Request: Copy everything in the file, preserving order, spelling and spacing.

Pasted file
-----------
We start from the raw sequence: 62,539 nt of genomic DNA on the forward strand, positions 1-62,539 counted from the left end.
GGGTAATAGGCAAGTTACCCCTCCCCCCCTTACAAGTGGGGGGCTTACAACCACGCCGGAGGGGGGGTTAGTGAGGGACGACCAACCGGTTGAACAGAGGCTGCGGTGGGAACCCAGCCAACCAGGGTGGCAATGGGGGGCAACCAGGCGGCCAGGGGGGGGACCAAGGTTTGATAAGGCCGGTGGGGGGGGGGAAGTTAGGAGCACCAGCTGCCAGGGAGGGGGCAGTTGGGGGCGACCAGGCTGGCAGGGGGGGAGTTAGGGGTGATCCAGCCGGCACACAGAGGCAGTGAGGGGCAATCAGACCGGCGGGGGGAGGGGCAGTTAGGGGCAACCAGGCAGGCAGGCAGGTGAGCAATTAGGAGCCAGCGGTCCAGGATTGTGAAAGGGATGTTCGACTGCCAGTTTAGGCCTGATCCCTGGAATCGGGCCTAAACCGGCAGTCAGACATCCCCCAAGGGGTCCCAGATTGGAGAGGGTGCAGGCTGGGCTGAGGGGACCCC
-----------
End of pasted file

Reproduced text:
We start from the raw sequence: 62,539 nt of genomic DNA on the forward strand, positions 1-62,539 counted from the left end.
GGGTAATAGGCAAGTTACCCCTCCCCCCCTTACAAGTGGGGGGCTTACAACCACGCCGGAGGGGGGGTTAGTGAGGGACGACCAACCGGTTGAACAGAGGCTGCGGTGGGAACCCAGCCAACCAGGGTGGCAATGGGGGGCAACCAGGCGGCCAGGGGGGGGACCAAGGTTTGATAAGGCCGGTGGGGGGGGGGAAGTTAGGAGCACCAGCTGCCAGGGAGGGGGCAGTTGGGGGCGACCAGGCTGGCAGGGGGGGAGTTAGGGGTGATCCAGCCGGCACACAGAGGCAGTGAGGGGCAATCAGACCGGCGGGGGGAGGGGCAGTTAGGGGCAACCAGGCAGGCAGGCAGGTGAGCAATTAGGAGCCAGCGGTCCAGGATTGTGAAAGGGATGTTCGACTGCCAGTTTAGGCCTGATCCCTGGAATCGGGCCTAAACCGGCAGTCAGACATCCCCCAAGGGGTCCCAGATTGGAGAGGGTGCAGGCTGGGCTGAGGGGACCCC